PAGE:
- Standby: 0W
- Out-of-the-Box – Normal Mode: 153W
- Calibrated – Custom Mode: 183W
- Calibrated - 3D Mode: 208W
Panasonic TX-P50GT60 Picture Quality 2DThe P50GT60 delivers one of the best and most enjoyable 2D pictures that we have seen to date. All of this plasma’s considerable attributes combine to create some truly impressive images that remind you just how good a mass market TV actually can be. First of all regardless of what content you're watching, there is the reference greyscale and colour gamut creating an accurate base from which to build the images. Then there’s the excellent Hexa-Processing Engine, that means whatever you’re watching, be it standard or high definition, always looks perfectly reproduced. On top of that the P50GT60 was capable of delivering some wonderfully detailed and noise-free images, especially when fed a 1080p/24 Blu-ray and at times the results were jaw dropping. The 24,756 steps of gradation certainly paid dividends, resulting in images that were free of banding or related artefacts. Thanks to the 3000Hz Focused Field Drive, the motion handling was also superb, with smooth judder free movement and no smearing or blurring.
However the biggest factor in terms of the P50GT60’s picture quality was the dynamic range and there’s a reason why we place so much emphasis on it. Whilst deep blacks are important, it’s actually the range between the blacks and the peak whites that give an image its impact. The wider the dynamic range, the better the perceived picture quality. However it isn’t just how black the screen can get or how bright, it’s how well these two factors are combined within the same image. This is why the ANSI contrast ratio is so important because it shows the dynamic range within a scene rather than between them. The P50GT60 native backs, combined with its inherent brightness and the Infinite Black Pro and High Contrast Filter resulted in images that had incredible punch to them. Scene after scene just had the kind of visceral impact that only images with this level of dynamic range can deliver. Once you combined this with the accuracy, the detail and the fantastic motion handling, the results could be breath-taking.
As for all the issues that have been reported about Panasonic plasmas in previous years, almost none were in evidence. Problems like floating blacks, brightness pops and green blobs can all be consigned to history, as can the 50Hz bug of which we saw no evidence. Screen uniformity was also excellent, as evidenced by the ANSI measurements and confirmed using full screen rasters.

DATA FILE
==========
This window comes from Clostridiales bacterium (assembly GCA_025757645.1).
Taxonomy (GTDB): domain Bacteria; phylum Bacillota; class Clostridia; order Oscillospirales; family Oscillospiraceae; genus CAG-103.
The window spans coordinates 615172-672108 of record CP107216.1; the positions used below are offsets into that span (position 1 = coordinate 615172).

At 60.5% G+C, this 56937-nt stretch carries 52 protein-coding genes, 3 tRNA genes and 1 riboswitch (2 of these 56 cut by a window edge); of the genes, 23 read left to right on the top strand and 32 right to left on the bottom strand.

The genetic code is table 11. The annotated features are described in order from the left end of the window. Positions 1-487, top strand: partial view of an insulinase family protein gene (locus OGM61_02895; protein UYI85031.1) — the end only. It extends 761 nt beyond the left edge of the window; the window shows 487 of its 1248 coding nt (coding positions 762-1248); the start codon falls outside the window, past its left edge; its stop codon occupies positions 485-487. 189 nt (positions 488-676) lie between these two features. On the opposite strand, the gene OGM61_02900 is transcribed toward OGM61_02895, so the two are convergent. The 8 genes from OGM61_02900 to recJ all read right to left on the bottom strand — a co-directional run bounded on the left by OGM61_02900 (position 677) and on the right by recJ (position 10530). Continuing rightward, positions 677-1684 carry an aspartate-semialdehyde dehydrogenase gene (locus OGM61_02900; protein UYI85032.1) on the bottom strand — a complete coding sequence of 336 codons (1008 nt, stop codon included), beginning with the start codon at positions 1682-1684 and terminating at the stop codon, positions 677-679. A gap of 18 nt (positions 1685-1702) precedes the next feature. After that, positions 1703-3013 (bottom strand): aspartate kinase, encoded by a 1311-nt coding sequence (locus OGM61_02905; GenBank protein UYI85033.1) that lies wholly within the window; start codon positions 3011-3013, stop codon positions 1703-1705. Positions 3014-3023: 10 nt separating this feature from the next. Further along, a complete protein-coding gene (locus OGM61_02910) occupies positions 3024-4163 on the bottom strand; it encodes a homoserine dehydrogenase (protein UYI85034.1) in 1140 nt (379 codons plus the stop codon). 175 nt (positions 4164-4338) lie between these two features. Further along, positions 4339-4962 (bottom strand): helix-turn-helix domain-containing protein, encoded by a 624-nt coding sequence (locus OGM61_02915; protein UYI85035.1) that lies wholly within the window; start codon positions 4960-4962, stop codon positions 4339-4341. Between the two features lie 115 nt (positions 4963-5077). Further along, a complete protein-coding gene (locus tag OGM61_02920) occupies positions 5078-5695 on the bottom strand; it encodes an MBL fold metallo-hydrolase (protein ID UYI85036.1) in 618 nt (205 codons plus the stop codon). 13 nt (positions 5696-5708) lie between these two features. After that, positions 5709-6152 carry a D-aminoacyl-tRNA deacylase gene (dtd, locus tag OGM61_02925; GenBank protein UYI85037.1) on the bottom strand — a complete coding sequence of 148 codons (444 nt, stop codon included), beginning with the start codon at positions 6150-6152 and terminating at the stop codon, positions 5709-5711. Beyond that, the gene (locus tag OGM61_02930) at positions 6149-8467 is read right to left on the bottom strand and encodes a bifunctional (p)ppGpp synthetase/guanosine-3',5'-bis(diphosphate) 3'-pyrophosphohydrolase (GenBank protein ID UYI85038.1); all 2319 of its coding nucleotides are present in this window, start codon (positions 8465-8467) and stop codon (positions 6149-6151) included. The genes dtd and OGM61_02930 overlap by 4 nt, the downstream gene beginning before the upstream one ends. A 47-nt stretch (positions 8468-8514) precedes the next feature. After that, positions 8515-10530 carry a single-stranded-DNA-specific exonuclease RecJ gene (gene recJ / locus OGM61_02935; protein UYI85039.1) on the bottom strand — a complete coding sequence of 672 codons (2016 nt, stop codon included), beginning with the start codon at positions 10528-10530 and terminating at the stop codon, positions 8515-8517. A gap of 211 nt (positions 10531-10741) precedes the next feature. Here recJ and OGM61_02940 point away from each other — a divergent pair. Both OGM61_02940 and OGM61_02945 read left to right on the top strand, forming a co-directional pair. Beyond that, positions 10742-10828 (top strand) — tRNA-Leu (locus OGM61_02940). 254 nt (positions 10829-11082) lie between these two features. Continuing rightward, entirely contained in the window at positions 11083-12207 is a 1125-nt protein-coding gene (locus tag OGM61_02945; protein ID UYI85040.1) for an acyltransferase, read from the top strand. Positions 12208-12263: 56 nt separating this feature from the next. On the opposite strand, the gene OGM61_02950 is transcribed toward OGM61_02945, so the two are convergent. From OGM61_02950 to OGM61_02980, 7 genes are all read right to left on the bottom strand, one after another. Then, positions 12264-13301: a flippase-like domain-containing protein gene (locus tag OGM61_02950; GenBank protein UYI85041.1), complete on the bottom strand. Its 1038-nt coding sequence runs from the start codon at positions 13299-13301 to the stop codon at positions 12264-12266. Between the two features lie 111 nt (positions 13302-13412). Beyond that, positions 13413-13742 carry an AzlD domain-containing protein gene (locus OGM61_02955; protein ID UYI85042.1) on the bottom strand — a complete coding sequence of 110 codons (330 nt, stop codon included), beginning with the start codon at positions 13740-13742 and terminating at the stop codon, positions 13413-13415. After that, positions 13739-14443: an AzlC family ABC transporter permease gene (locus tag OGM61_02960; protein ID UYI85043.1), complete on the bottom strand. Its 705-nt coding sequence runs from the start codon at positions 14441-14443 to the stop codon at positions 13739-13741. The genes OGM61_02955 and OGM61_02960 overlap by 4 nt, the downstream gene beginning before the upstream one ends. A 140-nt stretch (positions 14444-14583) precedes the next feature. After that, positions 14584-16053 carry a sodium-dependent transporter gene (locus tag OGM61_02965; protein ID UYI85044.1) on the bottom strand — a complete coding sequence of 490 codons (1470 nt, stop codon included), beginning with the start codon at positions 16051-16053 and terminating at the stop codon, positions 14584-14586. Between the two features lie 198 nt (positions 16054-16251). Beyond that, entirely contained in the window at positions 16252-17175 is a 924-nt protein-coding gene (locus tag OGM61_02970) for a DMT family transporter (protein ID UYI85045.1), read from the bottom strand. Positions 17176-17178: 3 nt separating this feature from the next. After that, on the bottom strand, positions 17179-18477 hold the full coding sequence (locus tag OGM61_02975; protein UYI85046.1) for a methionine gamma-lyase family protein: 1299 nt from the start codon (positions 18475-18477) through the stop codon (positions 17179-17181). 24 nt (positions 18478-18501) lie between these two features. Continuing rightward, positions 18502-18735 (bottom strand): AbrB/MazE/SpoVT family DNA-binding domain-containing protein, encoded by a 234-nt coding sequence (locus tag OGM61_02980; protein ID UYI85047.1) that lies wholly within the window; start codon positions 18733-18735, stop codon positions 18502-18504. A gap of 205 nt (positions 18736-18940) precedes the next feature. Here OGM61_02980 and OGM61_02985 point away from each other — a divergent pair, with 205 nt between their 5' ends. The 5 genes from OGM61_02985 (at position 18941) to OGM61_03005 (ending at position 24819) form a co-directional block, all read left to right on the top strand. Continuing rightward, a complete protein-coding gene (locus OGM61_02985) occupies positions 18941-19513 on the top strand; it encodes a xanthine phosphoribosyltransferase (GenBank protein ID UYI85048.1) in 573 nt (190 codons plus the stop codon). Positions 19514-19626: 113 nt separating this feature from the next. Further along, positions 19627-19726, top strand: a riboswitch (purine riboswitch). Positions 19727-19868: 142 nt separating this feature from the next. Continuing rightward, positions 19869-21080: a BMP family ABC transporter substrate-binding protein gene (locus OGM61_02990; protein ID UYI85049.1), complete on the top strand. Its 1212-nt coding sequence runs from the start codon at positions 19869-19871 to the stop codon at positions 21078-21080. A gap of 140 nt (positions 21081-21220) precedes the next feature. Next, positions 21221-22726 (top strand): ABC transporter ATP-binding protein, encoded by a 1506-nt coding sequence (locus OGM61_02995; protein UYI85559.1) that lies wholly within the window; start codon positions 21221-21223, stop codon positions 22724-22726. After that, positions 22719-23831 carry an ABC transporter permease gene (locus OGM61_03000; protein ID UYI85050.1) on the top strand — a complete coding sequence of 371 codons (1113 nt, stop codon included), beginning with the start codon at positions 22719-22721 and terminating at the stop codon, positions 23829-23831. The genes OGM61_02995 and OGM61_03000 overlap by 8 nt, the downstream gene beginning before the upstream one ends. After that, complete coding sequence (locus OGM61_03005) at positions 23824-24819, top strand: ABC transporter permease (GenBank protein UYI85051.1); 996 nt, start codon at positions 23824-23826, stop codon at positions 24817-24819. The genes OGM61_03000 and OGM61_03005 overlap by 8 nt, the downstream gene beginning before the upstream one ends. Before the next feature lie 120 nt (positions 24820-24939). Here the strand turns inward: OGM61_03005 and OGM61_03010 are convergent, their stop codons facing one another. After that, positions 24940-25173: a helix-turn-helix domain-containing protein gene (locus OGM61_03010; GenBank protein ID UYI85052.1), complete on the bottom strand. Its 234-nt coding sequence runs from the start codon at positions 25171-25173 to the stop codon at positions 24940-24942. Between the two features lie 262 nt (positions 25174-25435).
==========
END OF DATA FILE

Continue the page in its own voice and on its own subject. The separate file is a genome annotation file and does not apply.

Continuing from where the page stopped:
There were also no problems with image retention, line bleed or dirty screen effect. There was some very minor noise in parts of the picture just above black but these were impossible to see from any sensible viewing distance. In fact the only issue that we had the P50GT60's image was that very occasionally we saw some dynamic false contouring. This tended to be on handheld footage where peoples' faces were filling the screen and you would see some contouring on their cheeks or foreheads. We noticed it occasionally in Argo for example which has a very handheld documentary look. However with most of the content that we watched, from broadcast TV to Netflix and especially to Blu-rays such as Lincoln and Les Miserables, the results were just stunning. If this is to be plasma's last days, they've never looked better.
Panasonic TX-P50GT60 Picture Quality 3DThe P50GT60 was an equally stellar performer when it came to 3D, with the added brightness and plasma's inherent advantages in this format really coming to the fore. There are usually three main areas where 3D can struggle - brightness, motion and crosstalk - if a display can conquer all of them it can be capable of delivering a truly immersive 3D experience. First of all thanks to the improved luminance, the P50GT60 had no problems when it came to brightness, delivering 3D that had real impact, depth and plenty of punch. The neutral tint of the new glasses certainly helped here too but ultimately if a display wants to deliver an impressive 3D performance it needs to be bright and the P50GT60 had the horsepower. Thanks to plasma's excellent motion handling and the 3000Hz Focused Field Drive, the P50GT60 also handled any motion issues with 3D superbly, there was no judder or any other artefacts to distract you. Finally, thanks to the faster response time of plasma there was no Crosstalk either, just beautifully rendered 3D images.